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Standardized Tests: Overview



In this standardized tests overview we will present the pros and cons of the ongoing standardized testing debate. Keep reading for information on different types of standardized tests and the debate about standardized tests.

Standardized tests are tests that attempt to present unbiased material under the same, predetermined conditions and with consistent scoring and interpretation so that students have equal opportunities to give correct answers and receive an accurate assessment. The idea is that these similarities allow the highest degree of certainty in comparing results across schools, school districts, or states. This article provides an overview of standardized tests.

Ways of Categorizing Standardized Tests

There are several ways of categorizing standardized tests. First one might look at high-stakes testing and low-stakes testing. Both types of testing use standardized tests, although low-stakes assessment does not have to. The difference is in the use of the test results. In a high-stakes environment, test results are used to make important decisions about students, teachers, or schools. An example of high-stakes testing is the state level testing that is mandated to document Adequate Yearly Progress (AYP) for the No Child Left Behind (NCLB) Act.

In a low-stakes environment, the effects of test results are less far-reaching, sometimes effecting nothing beyond a student’s grade in a particular subject. This could happen if, for example, a student’s grade on an AP exam was used in part to determine his or her grade in the class for that subject.

Another way to categorize standardized tests is by whether they are norm-referenced or criterion-referenced tests, which may also be referred to as a standards-based test. The “reference” of a test tells what comparisons can legitimately be made with the test results. So, a norm-referenced test is designed to allow comparisons between individual student’s achievement and the achievement of what is thought to be a representative group of the student’s peers­ - a norm group. A criterion-referenced test is designed to allow comparisons between individual student’s achievement and a standard that has been set, often by the state in which the student lives. A “hybrid” test refers to a single test that can have results reported either in terms of a norm reference or in terms of a criterion reference.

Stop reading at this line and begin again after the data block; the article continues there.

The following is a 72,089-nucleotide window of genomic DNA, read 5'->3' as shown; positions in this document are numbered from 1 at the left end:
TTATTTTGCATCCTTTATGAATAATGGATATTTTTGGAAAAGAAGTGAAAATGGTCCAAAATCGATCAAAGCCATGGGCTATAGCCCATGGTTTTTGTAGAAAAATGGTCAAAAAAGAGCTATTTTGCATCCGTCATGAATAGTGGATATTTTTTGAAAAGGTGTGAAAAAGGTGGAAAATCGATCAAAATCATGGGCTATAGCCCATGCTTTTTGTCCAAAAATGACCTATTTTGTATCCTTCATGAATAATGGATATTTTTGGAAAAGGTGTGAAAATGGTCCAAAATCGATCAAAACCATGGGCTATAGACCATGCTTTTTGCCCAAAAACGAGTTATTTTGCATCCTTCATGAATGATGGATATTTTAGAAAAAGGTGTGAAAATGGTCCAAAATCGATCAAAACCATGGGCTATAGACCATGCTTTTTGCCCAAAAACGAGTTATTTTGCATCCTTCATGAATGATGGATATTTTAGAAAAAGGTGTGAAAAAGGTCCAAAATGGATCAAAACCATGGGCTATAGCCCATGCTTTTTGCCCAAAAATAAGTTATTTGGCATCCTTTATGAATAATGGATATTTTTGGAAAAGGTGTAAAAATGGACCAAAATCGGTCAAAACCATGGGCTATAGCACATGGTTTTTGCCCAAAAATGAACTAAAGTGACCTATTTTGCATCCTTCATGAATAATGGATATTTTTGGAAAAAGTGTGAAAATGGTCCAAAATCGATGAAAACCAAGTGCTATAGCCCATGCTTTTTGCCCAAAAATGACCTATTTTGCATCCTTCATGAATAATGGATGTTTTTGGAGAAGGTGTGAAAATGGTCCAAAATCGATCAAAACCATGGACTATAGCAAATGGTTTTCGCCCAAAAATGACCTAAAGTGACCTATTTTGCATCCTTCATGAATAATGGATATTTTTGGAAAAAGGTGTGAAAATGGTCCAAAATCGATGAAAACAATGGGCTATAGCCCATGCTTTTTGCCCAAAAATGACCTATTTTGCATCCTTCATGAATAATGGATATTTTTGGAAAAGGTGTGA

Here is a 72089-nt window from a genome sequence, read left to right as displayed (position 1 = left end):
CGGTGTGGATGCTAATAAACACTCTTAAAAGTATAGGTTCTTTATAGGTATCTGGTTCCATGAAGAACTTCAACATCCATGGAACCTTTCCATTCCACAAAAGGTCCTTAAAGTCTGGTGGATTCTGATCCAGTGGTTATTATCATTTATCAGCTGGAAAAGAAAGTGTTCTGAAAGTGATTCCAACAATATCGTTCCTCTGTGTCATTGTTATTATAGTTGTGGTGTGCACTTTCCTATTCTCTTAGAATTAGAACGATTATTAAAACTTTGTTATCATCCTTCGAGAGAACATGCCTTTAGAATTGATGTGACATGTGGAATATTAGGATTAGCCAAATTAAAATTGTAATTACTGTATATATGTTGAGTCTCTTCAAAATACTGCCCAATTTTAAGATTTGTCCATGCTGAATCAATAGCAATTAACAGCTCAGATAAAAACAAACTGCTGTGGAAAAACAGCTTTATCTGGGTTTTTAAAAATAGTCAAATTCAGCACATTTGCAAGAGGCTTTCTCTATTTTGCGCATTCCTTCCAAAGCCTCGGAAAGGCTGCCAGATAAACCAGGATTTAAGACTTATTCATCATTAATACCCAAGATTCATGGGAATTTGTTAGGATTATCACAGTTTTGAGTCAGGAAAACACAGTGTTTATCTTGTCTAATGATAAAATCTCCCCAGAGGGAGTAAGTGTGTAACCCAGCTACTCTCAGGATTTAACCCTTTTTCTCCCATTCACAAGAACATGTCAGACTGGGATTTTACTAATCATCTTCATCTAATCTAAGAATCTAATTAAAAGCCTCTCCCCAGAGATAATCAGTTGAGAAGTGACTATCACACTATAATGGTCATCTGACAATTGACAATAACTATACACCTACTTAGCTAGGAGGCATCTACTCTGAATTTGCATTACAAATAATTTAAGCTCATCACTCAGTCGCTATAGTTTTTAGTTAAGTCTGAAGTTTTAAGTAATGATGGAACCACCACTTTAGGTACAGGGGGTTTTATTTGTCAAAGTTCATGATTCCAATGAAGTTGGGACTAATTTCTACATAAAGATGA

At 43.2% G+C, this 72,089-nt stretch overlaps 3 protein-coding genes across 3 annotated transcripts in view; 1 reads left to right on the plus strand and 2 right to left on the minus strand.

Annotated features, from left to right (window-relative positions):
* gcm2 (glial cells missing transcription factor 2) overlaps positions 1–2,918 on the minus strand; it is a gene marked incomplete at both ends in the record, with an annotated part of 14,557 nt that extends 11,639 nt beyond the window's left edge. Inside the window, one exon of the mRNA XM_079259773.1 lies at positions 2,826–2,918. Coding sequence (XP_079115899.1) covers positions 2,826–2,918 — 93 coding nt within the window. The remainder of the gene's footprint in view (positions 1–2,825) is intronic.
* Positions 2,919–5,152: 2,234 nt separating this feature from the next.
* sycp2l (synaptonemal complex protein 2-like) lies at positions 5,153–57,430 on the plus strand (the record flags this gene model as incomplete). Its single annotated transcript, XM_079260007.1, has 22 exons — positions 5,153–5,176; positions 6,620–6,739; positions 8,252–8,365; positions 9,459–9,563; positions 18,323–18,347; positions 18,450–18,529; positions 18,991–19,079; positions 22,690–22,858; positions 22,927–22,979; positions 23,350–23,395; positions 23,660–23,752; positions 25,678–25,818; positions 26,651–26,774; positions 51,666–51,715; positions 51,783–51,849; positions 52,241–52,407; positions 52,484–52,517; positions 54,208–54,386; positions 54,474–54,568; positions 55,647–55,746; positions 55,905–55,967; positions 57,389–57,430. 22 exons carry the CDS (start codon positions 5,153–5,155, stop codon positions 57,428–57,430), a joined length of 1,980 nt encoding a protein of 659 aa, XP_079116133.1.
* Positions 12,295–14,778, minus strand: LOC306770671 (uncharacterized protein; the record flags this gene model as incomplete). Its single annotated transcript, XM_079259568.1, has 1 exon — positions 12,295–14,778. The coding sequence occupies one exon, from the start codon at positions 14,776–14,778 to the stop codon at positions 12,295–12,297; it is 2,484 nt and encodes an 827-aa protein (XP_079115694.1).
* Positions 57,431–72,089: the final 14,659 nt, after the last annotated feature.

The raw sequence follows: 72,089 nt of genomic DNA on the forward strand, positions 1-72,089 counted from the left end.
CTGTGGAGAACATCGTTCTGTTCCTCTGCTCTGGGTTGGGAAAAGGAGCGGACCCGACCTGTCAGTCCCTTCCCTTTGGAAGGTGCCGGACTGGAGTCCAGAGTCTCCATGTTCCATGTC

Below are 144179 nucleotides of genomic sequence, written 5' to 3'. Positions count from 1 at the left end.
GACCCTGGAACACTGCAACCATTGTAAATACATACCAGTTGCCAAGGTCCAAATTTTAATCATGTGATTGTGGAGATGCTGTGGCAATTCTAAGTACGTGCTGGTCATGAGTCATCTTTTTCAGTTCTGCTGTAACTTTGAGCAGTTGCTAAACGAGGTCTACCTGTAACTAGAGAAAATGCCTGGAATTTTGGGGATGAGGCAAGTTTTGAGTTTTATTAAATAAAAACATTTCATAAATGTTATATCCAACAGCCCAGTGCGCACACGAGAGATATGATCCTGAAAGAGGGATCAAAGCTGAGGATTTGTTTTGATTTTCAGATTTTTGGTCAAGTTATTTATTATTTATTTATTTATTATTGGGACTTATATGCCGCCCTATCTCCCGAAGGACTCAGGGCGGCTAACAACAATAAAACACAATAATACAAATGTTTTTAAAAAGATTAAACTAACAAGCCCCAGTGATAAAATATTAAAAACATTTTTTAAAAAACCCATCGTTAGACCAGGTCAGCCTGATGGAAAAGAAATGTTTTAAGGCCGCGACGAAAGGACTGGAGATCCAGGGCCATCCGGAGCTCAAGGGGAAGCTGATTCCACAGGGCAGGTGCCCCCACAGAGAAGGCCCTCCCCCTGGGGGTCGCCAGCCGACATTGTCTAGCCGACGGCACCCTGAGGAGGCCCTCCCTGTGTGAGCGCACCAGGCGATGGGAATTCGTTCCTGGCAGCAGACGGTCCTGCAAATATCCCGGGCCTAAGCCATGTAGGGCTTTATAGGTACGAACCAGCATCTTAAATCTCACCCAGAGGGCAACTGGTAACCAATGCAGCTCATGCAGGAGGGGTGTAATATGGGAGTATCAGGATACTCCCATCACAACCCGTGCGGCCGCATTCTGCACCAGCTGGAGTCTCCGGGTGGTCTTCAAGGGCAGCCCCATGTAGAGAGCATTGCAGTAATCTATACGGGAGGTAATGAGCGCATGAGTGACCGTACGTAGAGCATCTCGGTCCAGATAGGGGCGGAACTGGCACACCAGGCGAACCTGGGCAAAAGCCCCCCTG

The Debate About Standardized Tests

People and organizations have some bones to pick with standardized testing. The main points they make are these:

  • The test questions reveal bias toward a middle-class white background.
  • Because test items differ with different administrations of the test, different test scores may not show differences between students.
  • The tests do not reveal current understandings of how students learn.
  • The multiple-choice format is inadequate for giving instructive information about the student as a whole.
  • The conclusions one can draw from authentic assessment and observation of student work and the student as her or she learns is more valuable than standardized test scores.
  • Concerns with high-stakes testing results is being given too much power to shape curriculum.

Those who believe that standardized tests provide valuable insights counter with the following points:

  • Standardized tests provide a different view than that of the classroom teacher, an important element when a particular child is not being well-served in a particular educational setting for some reason.
  • Standardized tests allow for accountability by revealing how effective a particular program is in covering the content of the test.
  • Standardized tests can reveal achievement gaps between and among students in different groups.
  • Standardized tests are not meant to do everything.
  • Tests that are open-ended in order to reveal more about students are also costlier to administer, and more difficult to score to a standard.
  • Testing is one way to help ensure that students maintain material that they’ve been taught after the particular lesson or unit is complete.

Sources

FairTest: The National Center for Fair and Open Testing - fairtest.org

Pearson Educational Measurement Group - pearsonedmeasurement.com

Research Review for School Readers By William G. Wraga, Peter S. Hlebowitsh, Daniel Tanner, National Association of Secondary School Principals (U.S.) p. 302 - books.google.com

The Center for Public Education: The nature of assessment: A guide to standardized testing -centerforpubliceducation.org